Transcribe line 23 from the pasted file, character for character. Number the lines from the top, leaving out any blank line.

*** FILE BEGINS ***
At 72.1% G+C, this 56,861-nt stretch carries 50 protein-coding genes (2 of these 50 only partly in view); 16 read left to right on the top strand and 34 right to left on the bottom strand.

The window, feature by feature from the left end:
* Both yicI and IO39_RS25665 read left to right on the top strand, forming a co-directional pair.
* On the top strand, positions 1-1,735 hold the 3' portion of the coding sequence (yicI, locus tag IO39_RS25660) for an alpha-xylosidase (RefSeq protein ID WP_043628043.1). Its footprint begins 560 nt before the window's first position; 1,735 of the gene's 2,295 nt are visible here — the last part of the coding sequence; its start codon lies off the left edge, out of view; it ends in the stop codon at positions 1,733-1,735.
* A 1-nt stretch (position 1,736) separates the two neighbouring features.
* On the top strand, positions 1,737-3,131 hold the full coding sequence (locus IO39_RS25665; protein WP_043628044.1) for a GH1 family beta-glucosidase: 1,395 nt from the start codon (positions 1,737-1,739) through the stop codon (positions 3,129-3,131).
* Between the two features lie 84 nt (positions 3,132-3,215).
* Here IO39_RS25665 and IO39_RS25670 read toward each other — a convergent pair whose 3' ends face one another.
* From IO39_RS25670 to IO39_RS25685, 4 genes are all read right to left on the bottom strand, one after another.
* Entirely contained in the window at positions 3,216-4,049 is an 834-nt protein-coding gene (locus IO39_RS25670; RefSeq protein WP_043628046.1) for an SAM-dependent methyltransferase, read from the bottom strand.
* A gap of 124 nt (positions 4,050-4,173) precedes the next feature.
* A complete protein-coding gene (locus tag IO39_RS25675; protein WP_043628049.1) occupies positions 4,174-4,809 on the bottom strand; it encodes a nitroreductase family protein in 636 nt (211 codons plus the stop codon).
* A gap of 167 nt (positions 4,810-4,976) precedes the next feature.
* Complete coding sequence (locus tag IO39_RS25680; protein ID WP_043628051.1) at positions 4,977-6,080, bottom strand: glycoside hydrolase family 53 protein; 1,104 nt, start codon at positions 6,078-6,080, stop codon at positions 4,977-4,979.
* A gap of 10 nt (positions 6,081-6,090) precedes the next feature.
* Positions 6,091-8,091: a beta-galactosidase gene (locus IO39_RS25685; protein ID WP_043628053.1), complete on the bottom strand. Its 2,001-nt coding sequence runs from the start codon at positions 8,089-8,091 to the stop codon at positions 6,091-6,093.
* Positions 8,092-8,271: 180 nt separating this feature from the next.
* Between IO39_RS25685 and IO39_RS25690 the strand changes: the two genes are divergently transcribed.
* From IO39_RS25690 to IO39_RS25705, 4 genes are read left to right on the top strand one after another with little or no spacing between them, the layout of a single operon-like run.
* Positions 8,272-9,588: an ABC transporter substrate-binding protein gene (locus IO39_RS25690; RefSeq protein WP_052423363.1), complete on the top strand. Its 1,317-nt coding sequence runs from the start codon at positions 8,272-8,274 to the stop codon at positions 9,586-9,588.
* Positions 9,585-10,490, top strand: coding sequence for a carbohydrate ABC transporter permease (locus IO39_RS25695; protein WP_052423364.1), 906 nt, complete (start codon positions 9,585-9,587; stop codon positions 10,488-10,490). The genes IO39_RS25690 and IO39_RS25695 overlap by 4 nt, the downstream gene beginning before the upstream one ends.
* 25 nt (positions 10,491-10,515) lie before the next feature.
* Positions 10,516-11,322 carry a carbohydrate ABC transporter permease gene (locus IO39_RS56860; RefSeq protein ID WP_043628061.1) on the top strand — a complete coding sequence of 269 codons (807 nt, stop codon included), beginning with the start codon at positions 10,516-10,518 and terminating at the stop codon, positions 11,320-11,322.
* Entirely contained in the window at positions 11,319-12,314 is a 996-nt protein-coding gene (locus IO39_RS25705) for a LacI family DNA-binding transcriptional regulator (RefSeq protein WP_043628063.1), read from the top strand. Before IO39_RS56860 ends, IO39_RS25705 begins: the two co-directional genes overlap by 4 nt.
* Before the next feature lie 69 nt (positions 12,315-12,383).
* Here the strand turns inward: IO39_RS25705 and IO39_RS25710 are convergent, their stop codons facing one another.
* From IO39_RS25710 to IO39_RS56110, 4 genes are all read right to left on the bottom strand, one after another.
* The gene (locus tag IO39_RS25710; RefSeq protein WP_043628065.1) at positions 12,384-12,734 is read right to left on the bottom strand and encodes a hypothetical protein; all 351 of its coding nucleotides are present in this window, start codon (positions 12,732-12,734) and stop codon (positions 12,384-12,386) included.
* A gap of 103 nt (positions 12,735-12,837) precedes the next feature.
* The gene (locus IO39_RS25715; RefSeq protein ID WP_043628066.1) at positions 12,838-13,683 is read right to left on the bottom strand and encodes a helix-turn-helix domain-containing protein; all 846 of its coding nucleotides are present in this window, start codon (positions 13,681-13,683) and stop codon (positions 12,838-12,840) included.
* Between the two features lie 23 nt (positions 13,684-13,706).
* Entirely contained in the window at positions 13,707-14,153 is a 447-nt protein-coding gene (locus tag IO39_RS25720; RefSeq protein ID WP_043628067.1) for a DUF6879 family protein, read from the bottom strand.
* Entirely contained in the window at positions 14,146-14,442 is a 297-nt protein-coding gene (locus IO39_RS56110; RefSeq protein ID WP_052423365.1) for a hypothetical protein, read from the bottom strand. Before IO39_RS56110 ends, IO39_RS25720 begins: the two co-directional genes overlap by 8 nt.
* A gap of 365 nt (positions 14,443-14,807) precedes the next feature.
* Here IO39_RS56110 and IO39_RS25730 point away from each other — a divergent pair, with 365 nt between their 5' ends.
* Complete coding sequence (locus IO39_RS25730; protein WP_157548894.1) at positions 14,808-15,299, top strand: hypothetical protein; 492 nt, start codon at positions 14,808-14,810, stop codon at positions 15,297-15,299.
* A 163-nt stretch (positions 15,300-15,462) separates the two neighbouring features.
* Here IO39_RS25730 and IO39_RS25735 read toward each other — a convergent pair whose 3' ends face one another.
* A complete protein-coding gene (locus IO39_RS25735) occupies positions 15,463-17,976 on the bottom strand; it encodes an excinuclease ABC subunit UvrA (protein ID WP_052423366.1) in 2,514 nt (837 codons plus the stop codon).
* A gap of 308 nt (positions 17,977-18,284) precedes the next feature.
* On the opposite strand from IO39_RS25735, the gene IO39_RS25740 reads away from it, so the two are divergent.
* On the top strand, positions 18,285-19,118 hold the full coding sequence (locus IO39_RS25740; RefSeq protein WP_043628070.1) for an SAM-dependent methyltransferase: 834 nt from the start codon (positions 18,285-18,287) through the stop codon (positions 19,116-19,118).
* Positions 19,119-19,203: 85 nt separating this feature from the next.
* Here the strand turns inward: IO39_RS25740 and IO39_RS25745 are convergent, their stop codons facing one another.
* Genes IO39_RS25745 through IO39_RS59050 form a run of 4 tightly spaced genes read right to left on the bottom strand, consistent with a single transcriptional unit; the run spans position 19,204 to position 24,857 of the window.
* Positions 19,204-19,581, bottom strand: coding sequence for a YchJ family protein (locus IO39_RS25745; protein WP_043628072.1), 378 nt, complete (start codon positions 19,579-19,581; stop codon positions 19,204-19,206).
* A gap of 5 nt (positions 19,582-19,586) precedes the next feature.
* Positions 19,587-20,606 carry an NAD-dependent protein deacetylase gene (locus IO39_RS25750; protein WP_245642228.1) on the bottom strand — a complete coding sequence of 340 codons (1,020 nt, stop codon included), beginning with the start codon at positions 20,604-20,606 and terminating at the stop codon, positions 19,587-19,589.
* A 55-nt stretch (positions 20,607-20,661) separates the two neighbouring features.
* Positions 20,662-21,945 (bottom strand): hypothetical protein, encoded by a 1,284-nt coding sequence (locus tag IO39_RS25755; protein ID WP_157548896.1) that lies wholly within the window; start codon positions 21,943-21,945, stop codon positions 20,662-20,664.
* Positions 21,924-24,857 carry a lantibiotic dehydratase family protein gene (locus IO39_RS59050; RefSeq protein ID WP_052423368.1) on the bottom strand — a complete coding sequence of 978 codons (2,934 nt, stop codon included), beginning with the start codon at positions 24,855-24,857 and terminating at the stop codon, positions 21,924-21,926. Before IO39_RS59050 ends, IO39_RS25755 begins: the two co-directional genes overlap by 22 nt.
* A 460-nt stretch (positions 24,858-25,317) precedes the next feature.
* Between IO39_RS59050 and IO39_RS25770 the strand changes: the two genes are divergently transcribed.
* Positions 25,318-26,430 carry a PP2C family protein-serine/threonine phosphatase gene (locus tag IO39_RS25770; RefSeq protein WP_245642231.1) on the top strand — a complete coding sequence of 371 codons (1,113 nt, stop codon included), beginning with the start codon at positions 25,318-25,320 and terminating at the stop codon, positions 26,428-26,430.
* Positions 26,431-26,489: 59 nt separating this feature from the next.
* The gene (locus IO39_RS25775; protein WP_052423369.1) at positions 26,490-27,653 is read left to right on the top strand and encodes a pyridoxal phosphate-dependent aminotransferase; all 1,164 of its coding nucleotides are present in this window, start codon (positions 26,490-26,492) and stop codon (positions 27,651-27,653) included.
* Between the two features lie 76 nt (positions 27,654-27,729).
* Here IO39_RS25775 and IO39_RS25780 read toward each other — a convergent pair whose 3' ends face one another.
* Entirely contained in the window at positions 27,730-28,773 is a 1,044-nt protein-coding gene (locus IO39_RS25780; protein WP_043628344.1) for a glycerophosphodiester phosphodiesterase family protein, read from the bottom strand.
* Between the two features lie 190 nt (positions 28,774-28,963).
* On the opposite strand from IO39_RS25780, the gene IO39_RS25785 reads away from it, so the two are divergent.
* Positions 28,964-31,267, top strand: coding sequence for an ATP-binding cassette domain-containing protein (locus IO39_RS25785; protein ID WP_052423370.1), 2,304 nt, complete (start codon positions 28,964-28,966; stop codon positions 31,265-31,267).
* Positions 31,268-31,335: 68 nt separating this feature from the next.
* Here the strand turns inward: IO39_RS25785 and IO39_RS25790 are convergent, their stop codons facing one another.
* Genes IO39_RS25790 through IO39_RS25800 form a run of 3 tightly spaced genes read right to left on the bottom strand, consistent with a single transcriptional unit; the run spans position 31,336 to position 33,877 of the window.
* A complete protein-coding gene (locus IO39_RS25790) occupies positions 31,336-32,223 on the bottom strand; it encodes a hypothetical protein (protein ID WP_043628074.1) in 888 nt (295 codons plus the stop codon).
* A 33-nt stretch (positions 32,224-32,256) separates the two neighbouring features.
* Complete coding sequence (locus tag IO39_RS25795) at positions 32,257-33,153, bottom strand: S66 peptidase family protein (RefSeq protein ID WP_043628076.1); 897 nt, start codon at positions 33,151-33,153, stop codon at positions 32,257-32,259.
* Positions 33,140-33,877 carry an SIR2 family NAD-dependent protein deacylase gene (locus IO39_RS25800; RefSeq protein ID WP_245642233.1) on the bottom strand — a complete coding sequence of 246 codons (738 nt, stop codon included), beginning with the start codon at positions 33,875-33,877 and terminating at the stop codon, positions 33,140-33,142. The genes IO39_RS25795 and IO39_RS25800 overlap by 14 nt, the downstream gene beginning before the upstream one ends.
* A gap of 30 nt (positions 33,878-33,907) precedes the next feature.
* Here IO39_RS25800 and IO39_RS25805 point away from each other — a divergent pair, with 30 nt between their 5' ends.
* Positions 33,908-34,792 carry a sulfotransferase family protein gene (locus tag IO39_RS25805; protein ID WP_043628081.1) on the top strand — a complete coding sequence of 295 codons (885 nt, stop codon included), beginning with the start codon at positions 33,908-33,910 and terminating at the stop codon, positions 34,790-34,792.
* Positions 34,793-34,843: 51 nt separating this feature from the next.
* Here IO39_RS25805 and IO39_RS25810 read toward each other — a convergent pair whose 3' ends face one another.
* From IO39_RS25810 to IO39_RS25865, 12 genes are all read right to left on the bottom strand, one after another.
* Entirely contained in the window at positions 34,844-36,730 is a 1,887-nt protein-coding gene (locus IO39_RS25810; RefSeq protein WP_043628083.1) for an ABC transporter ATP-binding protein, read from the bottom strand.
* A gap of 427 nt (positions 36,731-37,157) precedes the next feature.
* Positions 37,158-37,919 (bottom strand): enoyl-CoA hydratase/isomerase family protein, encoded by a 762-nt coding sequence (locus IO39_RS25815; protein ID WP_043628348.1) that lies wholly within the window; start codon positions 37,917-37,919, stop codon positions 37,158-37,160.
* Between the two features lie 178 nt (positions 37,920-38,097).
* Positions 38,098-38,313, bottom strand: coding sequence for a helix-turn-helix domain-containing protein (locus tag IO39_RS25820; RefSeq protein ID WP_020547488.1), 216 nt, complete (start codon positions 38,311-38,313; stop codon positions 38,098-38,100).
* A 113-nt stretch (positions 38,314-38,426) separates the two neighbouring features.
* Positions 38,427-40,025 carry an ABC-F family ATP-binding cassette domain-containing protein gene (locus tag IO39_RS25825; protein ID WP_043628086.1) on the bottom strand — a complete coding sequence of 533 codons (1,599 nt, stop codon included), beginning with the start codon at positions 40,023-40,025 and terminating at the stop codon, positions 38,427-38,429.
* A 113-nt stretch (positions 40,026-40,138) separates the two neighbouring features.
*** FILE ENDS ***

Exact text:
* Positions 10,516-11,322 carry a carbohydrate ABC transporter permease gene (locus IO39_RS56860; RefSeq protein ID WP_043628061.1) on the top strand — a complete coding sequence of 269 codons (807 nt, stop codon included), beginning with the start codon at positions 10,516-10,518 and terminating at the stop codon, positions 11,320-11,322.